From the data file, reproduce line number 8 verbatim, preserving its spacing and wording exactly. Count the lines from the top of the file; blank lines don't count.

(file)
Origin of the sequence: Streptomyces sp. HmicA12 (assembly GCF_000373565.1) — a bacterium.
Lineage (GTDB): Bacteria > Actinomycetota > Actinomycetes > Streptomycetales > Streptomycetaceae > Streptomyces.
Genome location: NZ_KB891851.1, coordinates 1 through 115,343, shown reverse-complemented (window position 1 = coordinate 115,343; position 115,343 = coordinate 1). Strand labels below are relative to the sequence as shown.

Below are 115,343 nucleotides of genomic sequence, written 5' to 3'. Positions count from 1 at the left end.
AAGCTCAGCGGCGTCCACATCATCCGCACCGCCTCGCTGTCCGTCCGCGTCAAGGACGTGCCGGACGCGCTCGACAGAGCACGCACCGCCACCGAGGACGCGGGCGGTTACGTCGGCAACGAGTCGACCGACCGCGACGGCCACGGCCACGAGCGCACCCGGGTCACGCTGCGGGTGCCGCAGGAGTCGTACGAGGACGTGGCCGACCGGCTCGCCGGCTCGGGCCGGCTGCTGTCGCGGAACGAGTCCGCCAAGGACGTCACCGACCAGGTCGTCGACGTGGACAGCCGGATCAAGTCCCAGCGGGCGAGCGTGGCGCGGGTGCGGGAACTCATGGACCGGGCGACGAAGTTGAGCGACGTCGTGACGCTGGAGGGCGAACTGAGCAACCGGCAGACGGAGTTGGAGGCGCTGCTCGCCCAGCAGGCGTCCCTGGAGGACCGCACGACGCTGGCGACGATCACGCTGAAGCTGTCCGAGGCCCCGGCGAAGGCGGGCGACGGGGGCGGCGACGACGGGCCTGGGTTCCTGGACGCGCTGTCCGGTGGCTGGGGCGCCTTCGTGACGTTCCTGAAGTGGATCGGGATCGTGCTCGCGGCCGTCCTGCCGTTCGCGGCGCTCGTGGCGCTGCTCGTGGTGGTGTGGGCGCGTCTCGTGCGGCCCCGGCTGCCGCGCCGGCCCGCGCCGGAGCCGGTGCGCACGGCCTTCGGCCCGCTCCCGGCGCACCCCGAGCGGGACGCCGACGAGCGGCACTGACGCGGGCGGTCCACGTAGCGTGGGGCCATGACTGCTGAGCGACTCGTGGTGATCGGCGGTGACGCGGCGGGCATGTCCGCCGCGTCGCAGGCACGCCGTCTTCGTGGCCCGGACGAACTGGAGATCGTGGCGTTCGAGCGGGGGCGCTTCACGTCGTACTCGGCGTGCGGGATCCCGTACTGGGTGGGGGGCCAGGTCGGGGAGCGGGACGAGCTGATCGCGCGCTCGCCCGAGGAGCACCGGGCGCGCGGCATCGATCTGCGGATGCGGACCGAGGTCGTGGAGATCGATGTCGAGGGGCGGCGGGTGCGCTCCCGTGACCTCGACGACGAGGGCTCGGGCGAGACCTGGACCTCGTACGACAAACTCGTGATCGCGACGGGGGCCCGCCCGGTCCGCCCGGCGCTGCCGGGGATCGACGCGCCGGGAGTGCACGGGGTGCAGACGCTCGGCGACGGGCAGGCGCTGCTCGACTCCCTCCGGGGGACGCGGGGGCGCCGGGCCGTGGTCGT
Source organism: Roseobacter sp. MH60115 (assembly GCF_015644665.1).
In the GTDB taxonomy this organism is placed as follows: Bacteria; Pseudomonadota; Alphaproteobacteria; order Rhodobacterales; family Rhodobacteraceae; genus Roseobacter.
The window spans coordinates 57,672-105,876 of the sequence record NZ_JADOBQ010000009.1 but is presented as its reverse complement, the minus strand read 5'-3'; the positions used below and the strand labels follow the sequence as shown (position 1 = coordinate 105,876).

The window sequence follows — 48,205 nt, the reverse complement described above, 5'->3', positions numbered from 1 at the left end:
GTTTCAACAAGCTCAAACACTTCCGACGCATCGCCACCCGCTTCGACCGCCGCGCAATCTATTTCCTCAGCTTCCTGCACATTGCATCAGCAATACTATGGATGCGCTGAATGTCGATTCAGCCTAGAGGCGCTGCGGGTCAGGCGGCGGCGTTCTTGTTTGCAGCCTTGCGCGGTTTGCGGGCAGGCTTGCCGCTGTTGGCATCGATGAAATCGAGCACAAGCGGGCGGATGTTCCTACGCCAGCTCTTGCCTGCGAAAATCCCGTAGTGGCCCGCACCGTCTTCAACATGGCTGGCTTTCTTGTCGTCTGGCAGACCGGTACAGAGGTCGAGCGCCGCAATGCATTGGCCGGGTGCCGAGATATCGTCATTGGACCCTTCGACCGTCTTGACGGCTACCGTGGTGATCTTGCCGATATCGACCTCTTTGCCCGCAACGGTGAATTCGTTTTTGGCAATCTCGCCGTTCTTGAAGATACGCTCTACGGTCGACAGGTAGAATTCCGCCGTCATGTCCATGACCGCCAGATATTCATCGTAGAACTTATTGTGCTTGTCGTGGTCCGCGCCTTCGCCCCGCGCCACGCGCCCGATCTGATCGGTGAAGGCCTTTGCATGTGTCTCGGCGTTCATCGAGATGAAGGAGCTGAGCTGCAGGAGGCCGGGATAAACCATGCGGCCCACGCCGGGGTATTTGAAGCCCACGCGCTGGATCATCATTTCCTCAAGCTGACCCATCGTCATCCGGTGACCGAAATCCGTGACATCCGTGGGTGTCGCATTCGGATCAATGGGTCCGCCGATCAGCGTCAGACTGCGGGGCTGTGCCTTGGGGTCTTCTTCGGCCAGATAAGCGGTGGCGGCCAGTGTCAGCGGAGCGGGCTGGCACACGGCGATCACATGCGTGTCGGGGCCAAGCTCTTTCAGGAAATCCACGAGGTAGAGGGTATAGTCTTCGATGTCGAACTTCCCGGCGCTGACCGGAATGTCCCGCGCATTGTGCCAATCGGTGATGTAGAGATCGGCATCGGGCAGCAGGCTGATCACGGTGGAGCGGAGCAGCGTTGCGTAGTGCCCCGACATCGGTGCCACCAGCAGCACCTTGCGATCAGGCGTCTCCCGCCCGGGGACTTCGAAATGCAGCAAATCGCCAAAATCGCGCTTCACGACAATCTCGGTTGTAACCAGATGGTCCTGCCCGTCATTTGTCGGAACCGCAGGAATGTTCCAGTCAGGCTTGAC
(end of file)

The window spans coordinates 57,672-105,876 of the sequence record NZ_JADOBQ010000009.1 but is presented as its reverse complement, the minus strand read 5'-3'; the positions used below and the strand labels follow the sequence as shown (position 1 = coordinate 105,876).